Sun | Apr 23, 2017

Energy companies fight over Guyana oil

Published:Wednesday | September 10, 2014 | 9:00 AM

CGX Energy Inc, the Canadian oil and gas exploration company that holds three licences in the Guyana-Suriname Basin, says it has obtained an order from the Guyana court restraining Spanish-owned Repsol Exploracion SA from farming out the Kanuku petroleum prospecting licence.

CCX Energy said that the injunction obtained by its wholly owned subsidiary, CGX Resources Inc is pending the hearing and determination of the arbitration proceedings started by CGX Resources against Repsol.

It said that the Kanuku PPL covers substantially the same acreage as the Georgetown petroleum prospecting licence.

"We view this decision as strong support for CGX Energy's rights in the Kanuku PPL and as the next step to regaining our participating interest in the acreage," said CGX Energy Inc co-chairman, Professor Suresh Narine.

CCX Energy said that since 2012, it has spent approximately US$130 million in exploration in the Guyana-Suriname basin, with approximately US$40 million relating to the acreage now known as the Kanuku PPL.


St Lucia, New Zealand sign geothermal agreement

St Lucia has signed a contract with New Zealand that it says will help define the prospects for advancing geothermal development on the island.

"The partnership agreement is designed to provide key technical assistance to support geothermal exploration, and help define the prospects for advancing geothermal development in St Lucia," said St Lucia in a statement.

The Geothermal Support Partnership Framework Agreement was signed by Sustainable Development, Energy, Science and Technology Minister Dr James Fletcher and New Zealand's Minister of Foreign Affairs, Murray McCully, on the sidelines of the Third International Small Island Developing States (SIDS) Conference.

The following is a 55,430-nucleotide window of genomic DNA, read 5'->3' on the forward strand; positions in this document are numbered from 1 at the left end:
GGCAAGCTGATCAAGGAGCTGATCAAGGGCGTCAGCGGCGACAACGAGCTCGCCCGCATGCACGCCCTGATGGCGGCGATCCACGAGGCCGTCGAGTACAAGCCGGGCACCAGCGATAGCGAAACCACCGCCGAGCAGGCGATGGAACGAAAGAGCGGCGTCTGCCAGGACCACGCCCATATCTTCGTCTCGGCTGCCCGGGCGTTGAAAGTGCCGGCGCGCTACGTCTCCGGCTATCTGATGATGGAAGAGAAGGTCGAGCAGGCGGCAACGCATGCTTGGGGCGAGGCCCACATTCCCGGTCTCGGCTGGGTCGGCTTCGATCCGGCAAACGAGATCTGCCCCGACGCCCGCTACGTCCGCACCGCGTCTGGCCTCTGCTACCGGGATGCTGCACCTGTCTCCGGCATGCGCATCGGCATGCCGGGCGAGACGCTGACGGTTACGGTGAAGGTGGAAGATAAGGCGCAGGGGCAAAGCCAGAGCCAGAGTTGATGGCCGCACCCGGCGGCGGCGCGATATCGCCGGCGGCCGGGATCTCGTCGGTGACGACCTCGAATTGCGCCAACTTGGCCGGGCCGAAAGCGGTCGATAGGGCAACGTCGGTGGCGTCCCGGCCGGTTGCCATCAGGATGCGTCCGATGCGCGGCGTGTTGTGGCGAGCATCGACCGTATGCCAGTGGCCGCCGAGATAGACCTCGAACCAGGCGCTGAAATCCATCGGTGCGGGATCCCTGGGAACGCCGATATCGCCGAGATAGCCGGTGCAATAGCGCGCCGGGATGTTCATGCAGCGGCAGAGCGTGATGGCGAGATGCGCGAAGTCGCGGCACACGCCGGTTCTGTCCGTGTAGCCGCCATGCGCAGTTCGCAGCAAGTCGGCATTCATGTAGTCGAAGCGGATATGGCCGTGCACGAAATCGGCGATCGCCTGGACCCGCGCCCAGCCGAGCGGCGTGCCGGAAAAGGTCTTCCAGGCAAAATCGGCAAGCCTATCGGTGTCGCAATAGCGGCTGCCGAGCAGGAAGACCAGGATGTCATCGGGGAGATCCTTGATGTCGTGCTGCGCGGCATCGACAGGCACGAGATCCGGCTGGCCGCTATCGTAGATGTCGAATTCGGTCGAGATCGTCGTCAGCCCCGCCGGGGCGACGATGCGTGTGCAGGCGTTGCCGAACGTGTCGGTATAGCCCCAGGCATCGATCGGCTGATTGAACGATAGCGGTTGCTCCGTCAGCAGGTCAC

Antigua confident of Internet gaming resolution

Antigua and Barbuda says it remains confident that its new proposals to the United States to end their long-running dispute over Internet gaming will be accepted by Washington.

Ambassador Colin Murdoch, who is the chairman of a local committee that is holding talks with the US, told the Caribbean Media Corporation that the new Gaston Browne administration had reviewed the previous proposals put forward by the former administration and "has agreed to adopt a clean-slate principle and has decided to propose new measures to the United States in order to settle the dispute".

Murdoch would not divulge the details of the proposal but said: "We think these proposals offer an incentive to the United States to settle this matter, while at the same time providing benefit to Antigua and Barbuda in relation to the gaming sector. We believe the United States will look at these proposals seriously ... ."

In 2005, the WTO ruled that Washington had violated international trade agreements by prohibiting operation of offshore Internet gambling sites and set the award for compensation at US$21 million.

Antigua has been unsuccessful in its efforts to have the US accede to the ruling.